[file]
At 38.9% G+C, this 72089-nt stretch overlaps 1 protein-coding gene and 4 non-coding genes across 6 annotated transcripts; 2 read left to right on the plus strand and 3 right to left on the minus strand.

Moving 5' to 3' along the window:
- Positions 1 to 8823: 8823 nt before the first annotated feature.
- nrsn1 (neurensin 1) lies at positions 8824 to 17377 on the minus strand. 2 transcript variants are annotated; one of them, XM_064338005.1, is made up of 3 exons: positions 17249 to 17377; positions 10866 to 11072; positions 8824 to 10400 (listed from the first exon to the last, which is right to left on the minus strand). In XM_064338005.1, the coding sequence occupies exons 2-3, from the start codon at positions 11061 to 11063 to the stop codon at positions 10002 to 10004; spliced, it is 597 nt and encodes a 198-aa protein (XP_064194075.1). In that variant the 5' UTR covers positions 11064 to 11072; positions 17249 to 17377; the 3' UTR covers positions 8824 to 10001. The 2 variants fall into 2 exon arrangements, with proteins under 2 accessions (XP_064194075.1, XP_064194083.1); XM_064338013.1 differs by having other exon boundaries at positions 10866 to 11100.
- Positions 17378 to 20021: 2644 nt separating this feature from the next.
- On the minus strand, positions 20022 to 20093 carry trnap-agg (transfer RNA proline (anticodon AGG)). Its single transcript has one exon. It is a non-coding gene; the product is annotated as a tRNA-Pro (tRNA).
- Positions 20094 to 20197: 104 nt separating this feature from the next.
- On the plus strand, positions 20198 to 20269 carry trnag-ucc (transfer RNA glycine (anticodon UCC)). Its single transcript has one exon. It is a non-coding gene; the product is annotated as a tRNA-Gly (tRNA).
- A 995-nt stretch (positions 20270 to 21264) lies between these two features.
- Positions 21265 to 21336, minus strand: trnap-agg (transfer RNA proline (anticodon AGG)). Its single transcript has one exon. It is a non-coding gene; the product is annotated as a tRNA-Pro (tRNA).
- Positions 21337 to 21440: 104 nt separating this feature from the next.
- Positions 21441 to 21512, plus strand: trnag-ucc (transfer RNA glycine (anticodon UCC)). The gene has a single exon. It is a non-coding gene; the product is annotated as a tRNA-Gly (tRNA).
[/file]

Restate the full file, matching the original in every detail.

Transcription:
At 38.9% G+C, this 72089-nt stretch overlaps 1 protein-coding gene and 4 non-coding genes across 6 annotated transcripts; 2 read left to right on the plus strand and 3 right to left on the minus strand.

Moving 5' to 3' along the window:
- Positions 1 to 8823: 8823 nt before the first annotated feature.
- nrsn1 (neurensin 1) lies at positions 8824 to 17377 on the minus strand. 2 transcript variants are annotated; one of them, XM_064338005.1, is made up of 3 exons: positions 17249 to 17377; positions 10866 to 11072; positions 8824 to 10400 (listed from the first exon to the last, which is right to left on the minus strand). In XM_064338005.1, the coding sequence occupies exons 2-3, from the start codon at positions 11061 to 11063 to the stop codon at positions 10002 to 10004; spliced, it is 597 nt and encodes a 198-aa protein (XP_064194075.1). In that variant the 5' UTR covers positions 11064 to 11072; positions 17249 to 17377; the 3' UTR covers positions 8824 to 10001. The 2 variants fall into 2 exon arrangements, with proteins under 2 accessions (XP_064194075.1, XP_064194083.1); XM_064338013.1 differs by having other exon boundaries at positions 10866 to 11100.
- Positions 17378 to 20021: 2644 nt separating this feature from the next.
- On the minus strand, positions 20022 to 20093 carry trnap-agg (transfer RNA proline (anticodon AGG)). Its single transcript has one exon. It is a non-coding gene; the product is annotated as a tRNA-Pro (tRNA).
- Positions 20094 to 20197: 104 nt separating this feature from the next.
- On the plus strand, positions 20198 to 20269 carry trnag-ucc (transfer RNA glycine (anticodon UCC)). Its single transcript has one exon. It is a non-coding gene; the product is annotated as a tRNA-Gly (tRNA).
- A 995-nt stretch (positions 20270 to 21264) lies between these two features.
- Positions 21265 to 21336, minus strand: trnap-agg (transfer RNA proline (anticodon AGG)). Its single transcript has one exon. It is a non-coding gene; the product is annotated as a tRNA-Pro (tRNA).
- Positions 21337 to 21440: 104 nt separating this feature from the next.
- Positions 21441 to 21512, plus strand: trnag-ucc (transfer RNA glycine (anticodon UCC)). The gene has a single exon. It is a non-coding gene; the product is annotated as a tRNA-Gly (tRNA).